The other variant of AD is posterior cortical atrophy which has similar symptoms like Balint-Holmes syndrome and Gerstmann syndrome. Posterior cortical atrophy related to visuospatial dysfunction and apperceptive visual agnosia. The patients with posterior cortical atrophy variants have preserved memory insight, but have develop constructional, dressing and ideomotor apraxia. The patients with logopenic aphasia variants are having problems with repetitions of anonymous words and poor naming [21].

AD diagnosis and detection

The patients suspected for the AD are classified into three groups’ preclinical, mild cognitive impairment (MCI) [22], and dementia [23]. For the AD diagnosis, several methods have been adopted among them most often used is detection amyloid-β deposition responsible for the dementia. AD diagnosis also can be achieved from some clinical parameters like biomarkers present in body fluids such as plasma and cerebrospinal fluid (CBF) or with the direct imaging method (PET) [5]. The AD is diagnosed very lately, it has two sorts of states symptomatic and asymptomatic [24].

The dementia, keymarker symptoms of AD is initiated with cognitive decline and takes long time to reach dementia, the hallmark symptom of AD which indicates greater brain impairment [25].The known method for the detection and diagnosis of AD is done by collecting CSF (Cerebra-Spinal Fluid) sample by lumbar puncture and Positron Emission Tomography (PET) which are expensive and invasive techniques and out of reach of common people. Therefore, it requires thorough study and investigations to find cheaper and non-invasive diagnosis technique for AD which can be affordable to even common people. In this article, we focus on the Plasma Biomarkers for AD diagnosis in a non-invasive technique.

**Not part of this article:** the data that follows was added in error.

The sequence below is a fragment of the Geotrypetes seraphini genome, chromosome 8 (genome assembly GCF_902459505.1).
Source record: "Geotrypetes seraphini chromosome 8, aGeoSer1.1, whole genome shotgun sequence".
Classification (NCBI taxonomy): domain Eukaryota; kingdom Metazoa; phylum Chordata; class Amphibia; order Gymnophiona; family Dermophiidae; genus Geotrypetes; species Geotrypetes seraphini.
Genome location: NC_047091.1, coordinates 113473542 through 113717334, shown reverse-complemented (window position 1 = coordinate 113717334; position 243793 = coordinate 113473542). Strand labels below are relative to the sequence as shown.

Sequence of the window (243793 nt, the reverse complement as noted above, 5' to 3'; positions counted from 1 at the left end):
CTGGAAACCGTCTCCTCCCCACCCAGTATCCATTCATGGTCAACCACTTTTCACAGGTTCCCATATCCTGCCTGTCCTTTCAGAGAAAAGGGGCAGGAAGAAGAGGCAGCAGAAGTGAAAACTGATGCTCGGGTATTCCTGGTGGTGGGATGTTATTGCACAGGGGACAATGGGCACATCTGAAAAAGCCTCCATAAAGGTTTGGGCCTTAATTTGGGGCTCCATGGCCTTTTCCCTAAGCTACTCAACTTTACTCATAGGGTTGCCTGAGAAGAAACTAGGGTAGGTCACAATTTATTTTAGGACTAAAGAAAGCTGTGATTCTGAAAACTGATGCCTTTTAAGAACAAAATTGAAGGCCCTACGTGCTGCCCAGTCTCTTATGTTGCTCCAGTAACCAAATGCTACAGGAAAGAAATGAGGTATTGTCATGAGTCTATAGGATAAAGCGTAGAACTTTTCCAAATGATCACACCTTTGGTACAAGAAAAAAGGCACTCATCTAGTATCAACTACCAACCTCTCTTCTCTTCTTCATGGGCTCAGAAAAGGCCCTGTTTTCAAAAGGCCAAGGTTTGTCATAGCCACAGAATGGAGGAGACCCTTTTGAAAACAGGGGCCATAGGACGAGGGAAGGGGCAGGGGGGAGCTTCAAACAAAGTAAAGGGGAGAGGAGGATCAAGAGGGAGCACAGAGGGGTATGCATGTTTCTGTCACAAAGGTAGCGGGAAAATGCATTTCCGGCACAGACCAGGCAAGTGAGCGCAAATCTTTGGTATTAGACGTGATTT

Positron emission tomography (PET)

Diagnosis of clinical symptoms is very essential for the treatment and management of the disease. Other than the clinical symptoms, the AD neuropathology can be detected with positron emission tomography of deposited amyloid [21]. The genetic risk factors are responsible for early onset of AD [26]. In the asymptomatic stages of early onset of AD, the neurodegeneration can be detected with the 18F-fluorodeoxyglucose positron emission tomography (FDG-PET) by monitoring glucose [27]. The patients detected with the AD while monitoring neuronal activity through the CMRglc shown reduction in parietotemporal, frontal, and posterior cingulated cortices [27]. Detection of common symptoms for the all sorts of dementia including AD is hypometabolic regions hence further it can be firmed by applying amyloid PET scan which helps to figure out surface area of amyloid plaques [28].